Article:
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Math Help - Algebra, element orders

  1. #1
    Kai
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    Algebra, element orders

    Hi, need quick help with these questions, have exams on Tuesday

    1) Let G be a group. Prove that
    (xax^-1)^n=xa^nx^-1

    I have been able to prove it, first with n=1, then assuming it holds for n=k and proving for n=k+1 and n=-m for some +ve int m

    But the lecturer used n=0 for the first one,

    For n=0, he got (xax^-1)^0=e and for RHS xa^0x^-1=xex^-1

    I dont understand how a^0=e or (xax^-1)^0=e

    2) Let G be a group and a is an element of G. Prove o(a)=o(a^-1)

    For second question i have no idea at all, what is o(a) ??

    Third question i have been able to do, needs to verify if its corect

    3) A relation R is defined on Z by aRb iff a-b is divisible either by 5 or by 7(a,b in Z). Is R an equivalence relation on Z? Justify your answer.

    For reflexive, 5|a-a or 7|a-a = 5|0 or 7|0
    Hence aRa.

    For symmetric, aRb implies 5|a-b or 7|a-b = 5|b-a or 7|b-a which implies bRa.

    For transitivity, aRb and bRc implies
    5|a-b or 7|a-b and 5|b-c or 7|b-c
    = 5|a-b+b-c or 7|a-b+b-c
    = 5|a-c or 7|a-c
    =aRc

    Hence R is an equivalence relation on Z


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  2. #2
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    Quote Originally Posted by Kai View Post
    Hi, need quick help with these questions, have exams on Tuesday

    1) Let G be a group. Prove that
    (xax^-1)^n=xa^nx^-1

    I have been able to prove it, first with n=1, then assuming it holds for n=k and proving for n=k+1 and n=-m for some +ve int m

    But the lecturer used n=0 for the first one,

    For n=0, he got (xax^-1)^0=e and for RHS xa^0x^-1=xex^-1

    I dont understand how a^0=e or (xax^-1)^0=e
    I haven't done groups in ages, but as far as I recall we used to use e as to symbolise the identity, which for multiplication would be 1, which would make sense for your a^0 = 1.

    For the second question o(a) is the order of a...
    And o(a) = smallest m such that a^m = e.

    Don't know the answer to your question, but hope that helps...
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  3. #3
    Kai
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    Quote Originally Posted by Unenlightened View Post
    I haven't done groups in ages, but as far as I recall we used to use e as to symbolise the identity, which for multiplication would be 1, which would make sense for your a^0 = 1.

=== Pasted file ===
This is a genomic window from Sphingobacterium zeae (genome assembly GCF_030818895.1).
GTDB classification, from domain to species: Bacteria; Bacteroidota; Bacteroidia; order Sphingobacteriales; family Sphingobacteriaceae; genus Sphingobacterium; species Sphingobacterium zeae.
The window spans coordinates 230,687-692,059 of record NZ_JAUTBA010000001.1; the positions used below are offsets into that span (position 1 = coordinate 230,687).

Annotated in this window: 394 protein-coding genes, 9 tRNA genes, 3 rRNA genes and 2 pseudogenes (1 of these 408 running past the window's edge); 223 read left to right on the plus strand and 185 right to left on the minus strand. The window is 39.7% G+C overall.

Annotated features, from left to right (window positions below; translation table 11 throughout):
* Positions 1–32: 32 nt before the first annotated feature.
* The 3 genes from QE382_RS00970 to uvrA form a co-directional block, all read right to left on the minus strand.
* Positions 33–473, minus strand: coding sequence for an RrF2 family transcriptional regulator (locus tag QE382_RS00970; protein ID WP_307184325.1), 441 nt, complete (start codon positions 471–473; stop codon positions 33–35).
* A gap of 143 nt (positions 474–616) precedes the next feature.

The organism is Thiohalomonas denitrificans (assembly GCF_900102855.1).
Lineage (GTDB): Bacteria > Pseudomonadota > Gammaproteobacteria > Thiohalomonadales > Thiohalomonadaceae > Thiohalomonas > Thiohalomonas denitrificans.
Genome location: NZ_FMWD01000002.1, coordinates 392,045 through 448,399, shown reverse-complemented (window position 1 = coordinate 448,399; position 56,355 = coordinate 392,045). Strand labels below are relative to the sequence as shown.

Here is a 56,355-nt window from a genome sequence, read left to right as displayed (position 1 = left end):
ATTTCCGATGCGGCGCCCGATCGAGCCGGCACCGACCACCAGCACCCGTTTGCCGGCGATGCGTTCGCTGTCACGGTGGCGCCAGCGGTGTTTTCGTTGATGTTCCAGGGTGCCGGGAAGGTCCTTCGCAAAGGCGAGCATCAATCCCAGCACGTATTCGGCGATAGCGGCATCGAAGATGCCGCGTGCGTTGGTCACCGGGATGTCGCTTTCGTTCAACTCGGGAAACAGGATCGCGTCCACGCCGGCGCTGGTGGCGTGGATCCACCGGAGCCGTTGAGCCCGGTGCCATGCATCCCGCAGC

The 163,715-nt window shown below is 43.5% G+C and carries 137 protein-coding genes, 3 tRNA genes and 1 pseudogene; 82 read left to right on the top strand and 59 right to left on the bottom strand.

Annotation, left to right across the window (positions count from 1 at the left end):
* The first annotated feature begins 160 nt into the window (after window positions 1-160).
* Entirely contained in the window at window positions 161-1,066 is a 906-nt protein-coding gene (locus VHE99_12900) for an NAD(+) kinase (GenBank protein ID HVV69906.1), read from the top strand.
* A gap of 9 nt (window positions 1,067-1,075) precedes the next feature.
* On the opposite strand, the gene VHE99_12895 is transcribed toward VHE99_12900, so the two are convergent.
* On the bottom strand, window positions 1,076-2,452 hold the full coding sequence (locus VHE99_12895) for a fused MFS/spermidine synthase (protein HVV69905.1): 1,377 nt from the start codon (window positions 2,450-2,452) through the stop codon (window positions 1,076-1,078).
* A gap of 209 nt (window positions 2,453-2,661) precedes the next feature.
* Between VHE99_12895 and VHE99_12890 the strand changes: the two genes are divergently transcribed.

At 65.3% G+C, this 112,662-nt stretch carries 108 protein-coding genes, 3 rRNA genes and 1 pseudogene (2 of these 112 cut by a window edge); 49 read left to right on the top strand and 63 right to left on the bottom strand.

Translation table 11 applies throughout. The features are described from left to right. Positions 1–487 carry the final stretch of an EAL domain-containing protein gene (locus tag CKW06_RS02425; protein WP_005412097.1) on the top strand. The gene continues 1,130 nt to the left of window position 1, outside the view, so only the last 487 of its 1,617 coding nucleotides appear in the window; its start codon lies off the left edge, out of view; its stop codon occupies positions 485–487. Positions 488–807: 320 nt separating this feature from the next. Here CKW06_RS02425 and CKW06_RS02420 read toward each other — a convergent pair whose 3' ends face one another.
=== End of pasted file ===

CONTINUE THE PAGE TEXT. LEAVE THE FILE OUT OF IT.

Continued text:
Yes under multiplication it would make sense, but the binary operation on G has not been defined. it could be addition or any other type
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  4. #4
    Lord of certain Rings
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    Quote Originally Posted by Kai View Post
    Hi, need quick help with these questions, have exams on Tuesday

    1) Let G be a group. Prove that
    (xax^-1)^n=xa^nx^-1

    I have been able to prove it, first with n=1, then assuming it holds for n=k and proving for n=k+1 and n=-m for some +ve int m

    But the lecturer used n=0 for the first one,

    For n=0, he got (xax^-1)^0=e and for RHS xa^0x^-1=xex^-1

    I dont understand how a^0=e or (xax^-1)^0=e
    Thats a debatable topic. Some may call it a convenient notation.
    Convenient because:

    a\cdot a^{-1} = e \text{ and } a\cdot a^{-1} = a^{(1-1)} = a^0


    Quote Originally Posted by Kai View Post
    2) Let G be a group and a is an element of G. Prove o(a)=o(a^-1)

    For second question i have no idea at all, what is o(a) ??
    o(a) is the order of a.

    The order of an element a in a group is the least positive integer k such that
    a^k is the identity.


    Quote Originally Posted by Kai View Post
    Third question i have been able to do, needs to verify if its corect

    3) A relation R is defined on Z by aRb iff a-b is divisible either by 5 or by 7(a,b in Z). Is R an equivalence relation on Z? Justify your answer.

    For reflexive, 5|a-a or 7|a-a = 5|0 or 7|0
    Hence aRa.

    For symmetric, aRb implies 5|a-b or 7|a-b => 5|b-a or 7|b-a which implies bRa.

    For transitivity, aRb and bRc implies
    5|a-b or 7|a-b and 5|b-c or 7|b-c
    Isomorphism: What if 5|a-b and 7|b-c?
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  5. #5
    Kai
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    But if u see it this way, then for reflexive, 5|0 AND 7|0 not 5|0 or 7|0
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